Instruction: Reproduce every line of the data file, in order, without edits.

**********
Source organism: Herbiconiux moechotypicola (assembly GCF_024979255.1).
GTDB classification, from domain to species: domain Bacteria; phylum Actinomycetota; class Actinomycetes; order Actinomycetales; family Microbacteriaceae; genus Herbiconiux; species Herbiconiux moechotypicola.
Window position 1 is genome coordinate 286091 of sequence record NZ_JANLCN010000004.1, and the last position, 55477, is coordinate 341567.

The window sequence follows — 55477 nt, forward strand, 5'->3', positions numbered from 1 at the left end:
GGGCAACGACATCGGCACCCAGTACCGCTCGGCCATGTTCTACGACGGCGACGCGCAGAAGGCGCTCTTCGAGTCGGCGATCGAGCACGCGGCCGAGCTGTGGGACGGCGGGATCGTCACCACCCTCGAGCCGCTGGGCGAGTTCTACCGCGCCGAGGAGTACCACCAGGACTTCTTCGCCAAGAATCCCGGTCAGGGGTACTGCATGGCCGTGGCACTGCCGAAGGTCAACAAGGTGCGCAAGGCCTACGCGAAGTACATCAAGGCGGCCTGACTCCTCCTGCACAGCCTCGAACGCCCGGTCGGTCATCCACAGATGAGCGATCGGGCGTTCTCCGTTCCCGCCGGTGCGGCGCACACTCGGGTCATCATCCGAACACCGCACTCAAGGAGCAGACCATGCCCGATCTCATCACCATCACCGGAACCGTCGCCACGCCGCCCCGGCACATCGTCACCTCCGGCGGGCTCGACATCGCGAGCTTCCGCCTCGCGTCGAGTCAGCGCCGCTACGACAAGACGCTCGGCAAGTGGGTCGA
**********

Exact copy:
Source organism: Herbiconiux moechotypicola (assembly GCF_024979255.1).
GTDB classification, from domain to species: domain Bacteria; phylum Actinomycetota; class Actinomycetes; order Actinomycetales; family Microbacteriaceae; genus Herbiconiux; species Herbiconiux moechotypicola.
Window position 1 is genome coordinate 286091 of sequence record NZ_JANLCN010000004.1, and the last position, 55477, is coordinate 341567.

The window sequence follows — 55477 nt, forward strand, 5'->3', positions numbered from 1 at the left end:
GGGCAACGACATCGGCACCCAGTACCGCTCGGCCATGTTCTACGACGGCGACGCGCAGAAGGCGCTCTTCGAGTCGGCGATCGAGCACGCGGCCGAGCTGTGGGACGGCGGGATCGTCACCACCCTCGAGCCGCTGGGCGAGTTCTACCGCGCCGAGGAGTACCACCAGGACTTCTTCGCCAAGAATCCCGGTCAGGGGTACTGCATGGCCGTGGCACTGCCGAAGGTCAACAAGGTGCGCAAGGCCTACGCGAAGTACATCAAGGCGGCCTGACTCCTCCTGCACAGCCTCGAACGCCCGGTCGGTCATCCACAGATGAGCGATCGGGCGTTCTCCGTTCCCGCCGGTGCGGCGCACACTCGGGTCATCATCCGAACACCGCACTCAAGGAGCAGACCATGCCCGATCTCATCACCATCACCGGAACCGTCGCCACGCCGCCCCGGCACATCGTCACCTCCGGCGGGCTCGACATCGCGAGCTTCCGCCTCGCGTCGAGTCAGCGCCGCTACGACAAGACGCTCGGCAAGTGGGTCGA